Garry Owen memories….

First Army Commendation Medal (ARCOM), and my Award Letter giving me Gold Spurs

“Hup, hup, hup Calvary-oh

Today, my mother found old photographs from my days as a Cav Trooper in The Seventh United States Cavalry. Good ole Garry Owen made an indelible impression on my life. I was an eager to lace up my boots and do what needed to be done for the safety and security of my country. Two months after 9/11 occurred, I was in Basic Training preparing to go to war when called upon. I felt no one should come to these United States and kill our citizens in our own country. Until that fateful day in September, war had always been an abstract concept which only occurred in far off, forgotten realms. The thought that war would come to America was impossible to fathom, but it arrived in the form of airliners crashing into the World Towers in New York.

“I want them to pay….”

This thought was the fuel which fed my intense desire to see this grievous wrong set right. From rifle marksmanship to bayonet training, I put my heart and soul into becoming the lethal war machine the Army was attempting to turn me into.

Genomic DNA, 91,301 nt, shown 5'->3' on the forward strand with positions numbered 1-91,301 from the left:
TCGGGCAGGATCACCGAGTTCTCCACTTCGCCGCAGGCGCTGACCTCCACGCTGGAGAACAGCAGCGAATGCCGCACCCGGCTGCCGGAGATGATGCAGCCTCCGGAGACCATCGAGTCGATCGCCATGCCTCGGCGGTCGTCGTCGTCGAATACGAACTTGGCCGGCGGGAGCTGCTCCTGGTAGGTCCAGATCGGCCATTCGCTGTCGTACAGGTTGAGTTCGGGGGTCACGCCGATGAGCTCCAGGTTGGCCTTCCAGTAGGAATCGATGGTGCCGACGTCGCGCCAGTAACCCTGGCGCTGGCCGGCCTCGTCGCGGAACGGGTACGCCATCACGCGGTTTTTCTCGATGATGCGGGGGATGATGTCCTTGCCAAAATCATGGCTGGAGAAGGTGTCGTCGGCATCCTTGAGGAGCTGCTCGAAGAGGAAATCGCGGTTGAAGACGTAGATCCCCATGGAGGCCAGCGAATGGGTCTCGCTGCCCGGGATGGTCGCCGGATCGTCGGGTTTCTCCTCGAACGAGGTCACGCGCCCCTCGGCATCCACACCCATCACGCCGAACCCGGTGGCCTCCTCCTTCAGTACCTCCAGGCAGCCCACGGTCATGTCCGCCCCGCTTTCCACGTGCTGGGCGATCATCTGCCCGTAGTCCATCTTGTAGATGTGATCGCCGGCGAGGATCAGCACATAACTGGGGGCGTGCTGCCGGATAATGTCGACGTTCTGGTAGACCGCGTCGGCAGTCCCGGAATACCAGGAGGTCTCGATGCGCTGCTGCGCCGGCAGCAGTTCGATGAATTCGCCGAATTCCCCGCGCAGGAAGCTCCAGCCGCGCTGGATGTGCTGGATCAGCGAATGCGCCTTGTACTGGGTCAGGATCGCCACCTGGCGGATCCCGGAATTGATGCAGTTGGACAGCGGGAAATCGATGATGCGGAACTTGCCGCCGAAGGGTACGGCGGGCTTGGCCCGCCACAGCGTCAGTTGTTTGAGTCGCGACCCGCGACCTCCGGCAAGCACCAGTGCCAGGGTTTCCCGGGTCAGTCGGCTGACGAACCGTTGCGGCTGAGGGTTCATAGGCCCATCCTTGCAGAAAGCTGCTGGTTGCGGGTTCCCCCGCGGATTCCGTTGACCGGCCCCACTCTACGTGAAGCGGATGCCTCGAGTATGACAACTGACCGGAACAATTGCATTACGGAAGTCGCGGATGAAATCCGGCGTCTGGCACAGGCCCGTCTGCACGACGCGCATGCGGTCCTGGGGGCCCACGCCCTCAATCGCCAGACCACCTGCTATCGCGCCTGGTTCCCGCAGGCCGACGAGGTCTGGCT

“What makes the green grass grow?”

My fellow trainees and I would shout at the top of our lungs….

“Blood, Blood, Blood, bright red blood Drill Sergeant!”

“I want them to pay….”

Ask any soldier, and they will tell you the first one hundred days on ground and the last one hundred are the most dangerous times of your deployment. Day thirty or so, I met an Iraqi gentleman who conned me out of my watch. He informed me of his thoughts on the current President (George W.) and how he made Iraq a safer place.

“President Bush is a good man!’

“Oh yeah? You know him personally do you…”

“No, but he made Iraq free, like America!”

“Has he ever invited you over for dinner? Does President Bush allow you to date his daughters?”

“No….”

“Listen, I am happy, if you’re happy. You will never be able to maintain your freedom, because you didn’t have to fight for it like we did in America. Freedom has a different taste when it is won by your sweat, tears and sacrifice.”

The day trailed on, and the local workers went to their homes, and I slowly made my way back to the barracks. “These people are just like me. We are all trying to make it in this topsy-turvy world. They want to make enough money to live off of, to buy a few nice things for their homes and their entire lives have been turned upside down.” Suddenly, having someone to pay for the attacks on New York was not important. The blinders had been lifted off my eyes. It doesn’t matter if we belong to one race or another, we are all trying to survive this craziness called life. Life became very hectic after this realization, and somewhere it was backlogged in the memory banks of my mind. The lesson remains, we are all people and we are no different than the others who share this planet with us. Take care of yourselves and find a way to love one another.

Freeman out!

Garry Owen 1-7 Cav.

27 August 2019

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